Thursday, April 23, 2009

The Riddle of Z

Not sure what was more memorable about my trip to AT&T Park yesterday: being part of the smallest paid crowd in the ballpark's history (26,593), enjoying my first Cha-Cha Bowl of the young season, or watching Barry Zito deal like we haven't seen him deal in a Giants uniform.

Zito went 7 shutout innings, throwing 92 pitches (66 for strikes), walked no one, and simply had the Padres off-balance all the way. His breaking ball had bite and he had command of it. His fastball was in the upper-80's range and he kept it away from the center of the plate.

So the Zito-Meter jumped sharply upward. My esteemed colleague Steve Bitker is baffled by how quickly everyone seems to want to proclaim a Zito turnaround at the first sign of success. A scoreless first? "Zito's back!"

I think it's because people genuinely want to like this guy. He's not like most ballplayers; his heart always appears to be right out there where you can see it. This year, his Twitter posts are garnering attention (and furthering the perception that he's, well, wired a bit differently).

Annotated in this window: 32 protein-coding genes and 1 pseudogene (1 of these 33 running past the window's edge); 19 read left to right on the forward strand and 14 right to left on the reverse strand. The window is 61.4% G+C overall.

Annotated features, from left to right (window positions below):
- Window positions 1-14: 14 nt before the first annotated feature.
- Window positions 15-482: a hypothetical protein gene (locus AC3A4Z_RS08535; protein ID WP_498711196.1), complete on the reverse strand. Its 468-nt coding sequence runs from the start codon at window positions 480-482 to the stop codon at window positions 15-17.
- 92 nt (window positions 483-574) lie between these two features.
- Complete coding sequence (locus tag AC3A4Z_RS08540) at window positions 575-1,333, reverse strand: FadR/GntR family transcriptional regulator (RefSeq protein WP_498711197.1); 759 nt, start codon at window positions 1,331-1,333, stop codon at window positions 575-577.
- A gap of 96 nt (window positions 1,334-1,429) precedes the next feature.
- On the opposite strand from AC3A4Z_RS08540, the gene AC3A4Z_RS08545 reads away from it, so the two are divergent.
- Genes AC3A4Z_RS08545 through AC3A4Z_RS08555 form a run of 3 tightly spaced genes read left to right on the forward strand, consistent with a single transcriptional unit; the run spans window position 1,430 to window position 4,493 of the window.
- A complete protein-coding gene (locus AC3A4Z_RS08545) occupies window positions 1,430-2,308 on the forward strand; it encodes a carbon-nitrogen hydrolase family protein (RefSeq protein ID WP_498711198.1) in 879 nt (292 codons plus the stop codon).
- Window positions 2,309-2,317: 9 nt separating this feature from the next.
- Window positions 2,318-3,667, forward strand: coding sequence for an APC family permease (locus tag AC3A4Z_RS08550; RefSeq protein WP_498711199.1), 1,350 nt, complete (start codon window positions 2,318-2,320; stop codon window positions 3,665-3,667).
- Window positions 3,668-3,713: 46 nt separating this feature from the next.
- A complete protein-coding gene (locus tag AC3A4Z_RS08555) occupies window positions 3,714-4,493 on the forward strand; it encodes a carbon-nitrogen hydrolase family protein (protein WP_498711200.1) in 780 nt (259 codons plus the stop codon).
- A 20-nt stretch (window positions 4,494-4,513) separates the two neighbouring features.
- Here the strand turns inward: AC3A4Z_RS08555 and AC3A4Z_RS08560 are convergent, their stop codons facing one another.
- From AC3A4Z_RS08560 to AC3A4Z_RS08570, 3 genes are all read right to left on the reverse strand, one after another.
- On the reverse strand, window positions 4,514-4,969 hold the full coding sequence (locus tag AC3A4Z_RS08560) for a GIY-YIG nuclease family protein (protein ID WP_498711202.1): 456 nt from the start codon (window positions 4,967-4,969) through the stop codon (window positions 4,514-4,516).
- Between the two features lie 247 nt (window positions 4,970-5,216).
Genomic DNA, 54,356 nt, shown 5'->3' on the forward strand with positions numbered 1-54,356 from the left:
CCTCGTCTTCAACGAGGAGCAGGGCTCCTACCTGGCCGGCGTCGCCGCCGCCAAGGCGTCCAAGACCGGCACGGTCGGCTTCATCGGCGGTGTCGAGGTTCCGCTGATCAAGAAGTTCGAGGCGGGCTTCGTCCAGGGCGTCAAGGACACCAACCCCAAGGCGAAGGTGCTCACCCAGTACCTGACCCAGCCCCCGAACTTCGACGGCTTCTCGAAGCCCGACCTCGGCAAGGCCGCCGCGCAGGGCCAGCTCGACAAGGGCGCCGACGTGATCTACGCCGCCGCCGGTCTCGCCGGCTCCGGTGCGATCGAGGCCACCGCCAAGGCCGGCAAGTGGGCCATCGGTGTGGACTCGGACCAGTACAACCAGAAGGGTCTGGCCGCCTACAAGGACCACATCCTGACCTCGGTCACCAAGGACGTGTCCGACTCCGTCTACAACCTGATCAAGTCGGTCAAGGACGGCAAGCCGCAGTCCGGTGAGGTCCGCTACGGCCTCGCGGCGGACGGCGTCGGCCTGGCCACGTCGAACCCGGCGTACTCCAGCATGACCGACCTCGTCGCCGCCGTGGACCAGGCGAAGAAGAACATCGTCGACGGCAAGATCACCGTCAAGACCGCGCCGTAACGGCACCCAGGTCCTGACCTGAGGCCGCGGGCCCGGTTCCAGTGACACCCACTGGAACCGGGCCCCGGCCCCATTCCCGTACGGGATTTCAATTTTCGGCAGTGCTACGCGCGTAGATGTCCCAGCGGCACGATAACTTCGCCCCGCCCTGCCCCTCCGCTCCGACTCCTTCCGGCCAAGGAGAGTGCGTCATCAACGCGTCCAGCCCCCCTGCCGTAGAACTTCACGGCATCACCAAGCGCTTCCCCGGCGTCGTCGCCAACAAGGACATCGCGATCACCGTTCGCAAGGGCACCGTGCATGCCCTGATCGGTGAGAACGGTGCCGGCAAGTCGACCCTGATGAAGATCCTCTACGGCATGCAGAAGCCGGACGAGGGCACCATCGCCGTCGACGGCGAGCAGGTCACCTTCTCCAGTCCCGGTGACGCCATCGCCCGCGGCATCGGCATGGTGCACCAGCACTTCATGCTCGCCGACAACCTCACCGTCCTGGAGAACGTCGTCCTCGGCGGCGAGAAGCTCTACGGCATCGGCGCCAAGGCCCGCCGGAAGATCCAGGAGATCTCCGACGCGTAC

(after that Padres outing): "F__k yeah baby! Let's take this show on the road."
(after a rocky performance in LA): "Not happy about Dodger game. take a day, reset and kill em Wed..."
(from somewhere on the road): "Happiness is a worthiness issue, sometimes we'll ask ourselves whether it's okay to be "this happy", then comes the sabotage.."

What? A jock talking like that?

I'll argue it's part of the Zito charm. He's a little like the Grateful Dead: talented and maybe a bit flawed. Not unlike a Dead show, a Zito start is a bit of an unknown quantity: you never know exactly what you're going to see. Sometimes it's magical; sometimes it's a bit of a disaster.

And it's all there on Twitter to see.

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